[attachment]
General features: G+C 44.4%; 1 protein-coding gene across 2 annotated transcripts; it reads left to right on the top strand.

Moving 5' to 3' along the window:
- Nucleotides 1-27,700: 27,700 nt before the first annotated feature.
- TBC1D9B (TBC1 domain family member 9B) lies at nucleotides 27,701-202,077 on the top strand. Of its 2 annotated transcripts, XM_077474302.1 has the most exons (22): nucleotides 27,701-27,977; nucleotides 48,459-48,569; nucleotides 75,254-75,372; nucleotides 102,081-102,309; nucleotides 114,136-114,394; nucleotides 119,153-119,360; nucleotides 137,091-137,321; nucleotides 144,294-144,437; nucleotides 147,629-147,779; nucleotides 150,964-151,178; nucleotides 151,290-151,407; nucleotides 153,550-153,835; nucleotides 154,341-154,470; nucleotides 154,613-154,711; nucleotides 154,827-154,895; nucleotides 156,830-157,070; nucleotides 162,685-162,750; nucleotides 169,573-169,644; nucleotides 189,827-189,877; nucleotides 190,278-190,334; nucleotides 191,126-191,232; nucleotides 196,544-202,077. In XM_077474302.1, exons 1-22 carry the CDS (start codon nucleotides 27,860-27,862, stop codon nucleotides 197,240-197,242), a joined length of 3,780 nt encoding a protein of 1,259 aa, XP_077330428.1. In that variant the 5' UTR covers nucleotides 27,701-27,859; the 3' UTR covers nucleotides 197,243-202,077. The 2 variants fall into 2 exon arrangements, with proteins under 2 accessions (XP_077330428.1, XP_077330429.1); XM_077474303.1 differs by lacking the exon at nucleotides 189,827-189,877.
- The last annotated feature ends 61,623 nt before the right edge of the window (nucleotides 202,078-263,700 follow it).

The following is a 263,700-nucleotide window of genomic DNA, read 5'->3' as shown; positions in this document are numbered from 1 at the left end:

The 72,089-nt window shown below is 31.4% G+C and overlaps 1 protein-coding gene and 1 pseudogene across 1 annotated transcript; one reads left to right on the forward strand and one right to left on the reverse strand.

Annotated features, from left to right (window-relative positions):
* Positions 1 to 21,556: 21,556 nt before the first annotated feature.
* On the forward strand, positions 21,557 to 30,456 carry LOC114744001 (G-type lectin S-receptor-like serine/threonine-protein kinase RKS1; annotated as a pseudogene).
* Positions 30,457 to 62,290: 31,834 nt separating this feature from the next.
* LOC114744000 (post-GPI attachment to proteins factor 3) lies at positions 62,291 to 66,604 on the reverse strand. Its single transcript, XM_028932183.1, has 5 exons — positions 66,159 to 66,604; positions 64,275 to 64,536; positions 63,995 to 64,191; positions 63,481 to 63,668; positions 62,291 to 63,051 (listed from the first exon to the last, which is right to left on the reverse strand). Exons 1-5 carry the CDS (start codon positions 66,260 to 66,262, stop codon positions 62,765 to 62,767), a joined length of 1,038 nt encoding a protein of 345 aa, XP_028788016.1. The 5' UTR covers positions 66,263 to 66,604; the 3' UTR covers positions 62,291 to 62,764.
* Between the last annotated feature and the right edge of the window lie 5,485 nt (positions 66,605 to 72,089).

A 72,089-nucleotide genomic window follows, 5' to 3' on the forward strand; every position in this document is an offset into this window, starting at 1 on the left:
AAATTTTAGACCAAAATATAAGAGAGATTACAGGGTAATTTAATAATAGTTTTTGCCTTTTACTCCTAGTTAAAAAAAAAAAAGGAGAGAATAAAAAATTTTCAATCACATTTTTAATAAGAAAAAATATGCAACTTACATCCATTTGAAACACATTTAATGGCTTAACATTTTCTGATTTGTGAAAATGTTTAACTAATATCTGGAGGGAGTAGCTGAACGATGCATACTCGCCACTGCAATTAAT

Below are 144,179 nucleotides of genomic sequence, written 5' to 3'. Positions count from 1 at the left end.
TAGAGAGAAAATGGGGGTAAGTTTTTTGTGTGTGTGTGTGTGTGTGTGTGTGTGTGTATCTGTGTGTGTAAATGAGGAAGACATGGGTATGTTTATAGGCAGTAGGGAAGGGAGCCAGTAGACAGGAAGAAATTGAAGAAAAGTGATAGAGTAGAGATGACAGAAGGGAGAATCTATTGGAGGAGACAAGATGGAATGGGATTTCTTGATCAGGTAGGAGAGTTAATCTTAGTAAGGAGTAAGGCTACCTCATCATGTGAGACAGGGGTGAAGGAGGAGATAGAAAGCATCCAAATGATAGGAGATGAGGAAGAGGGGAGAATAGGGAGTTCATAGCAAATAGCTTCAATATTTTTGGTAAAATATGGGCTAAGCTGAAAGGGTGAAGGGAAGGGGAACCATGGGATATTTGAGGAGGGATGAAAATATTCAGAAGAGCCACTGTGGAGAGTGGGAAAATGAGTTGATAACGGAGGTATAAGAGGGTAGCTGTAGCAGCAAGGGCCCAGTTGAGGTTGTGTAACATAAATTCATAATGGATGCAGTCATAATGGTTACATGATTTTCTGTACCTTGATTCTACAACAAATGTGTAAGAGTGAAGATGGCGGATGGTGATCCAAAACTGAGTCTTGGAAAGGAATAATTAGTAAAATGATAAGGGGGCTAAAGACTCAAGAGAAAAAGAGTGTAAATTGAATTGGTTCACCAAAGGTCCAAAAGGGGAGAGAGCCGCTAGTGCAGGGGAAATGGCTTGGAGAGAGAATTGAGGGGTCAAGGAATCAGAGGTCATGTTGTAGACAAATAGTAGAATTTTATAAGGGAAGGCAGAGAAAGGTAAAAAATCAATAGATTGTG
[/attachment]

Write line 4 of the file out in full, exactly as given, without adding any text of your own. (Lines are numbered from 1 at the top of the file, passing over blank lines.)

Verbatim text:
- TBC1D9B (TBC1 domain family member 9B) lies at nucleotides 27,701-202,077 on the top strand. Of its 2 annotated transcripts, XM_077474302.1 has the most exons (22): nucleotides 27,701-27,977; nucleotides 48,459-48,569; nucleotides 75,254-75,372; nucleotides 102,081-102,309; nucleotides 114,136-114,394; nucleotides 119,153-119,360; nucleotides 137,091-137,321; nucleotides 144,294-144,437; nucleotides 147,629-147,779; nucleotides 150,964-151,178; nucleotides 151,290-151,407; nucleotides 153,550-153,835; nucleotides 154,341-154,470; nucleotides 154,613-154,711; nucleotides 154,827-154,895; nucleotides 156,830-157,070; nucleotides 162,685-162,750; nucleotides 169,573-169,644; nucleotides 189,827-189,877; nucleotides 190,278-190,334; nucleotides 191,126-191,232; nucleotides 196,544-202,077. In XM_077474302.1, exons 1-22 carry the CDS (start codon nucleotides 27,860-27,862, stop codon nucleotides 197,240-197,242), a joined length of 3,780 nt encoding a protein of 1,259 aa, XP_077330428.1. In that variant the 5' UTR covers nucleotides 27,701-27,859; the 3' UTR covers nucleotides 197,243-202,077. The 2 variants fall into 2 exon arrangements, with proteins under 2 accessions (XP_077330428.1, XP_077330429.1); XM_077474303.1 differs by lacking the exon at nucleotides 189,827-189,877.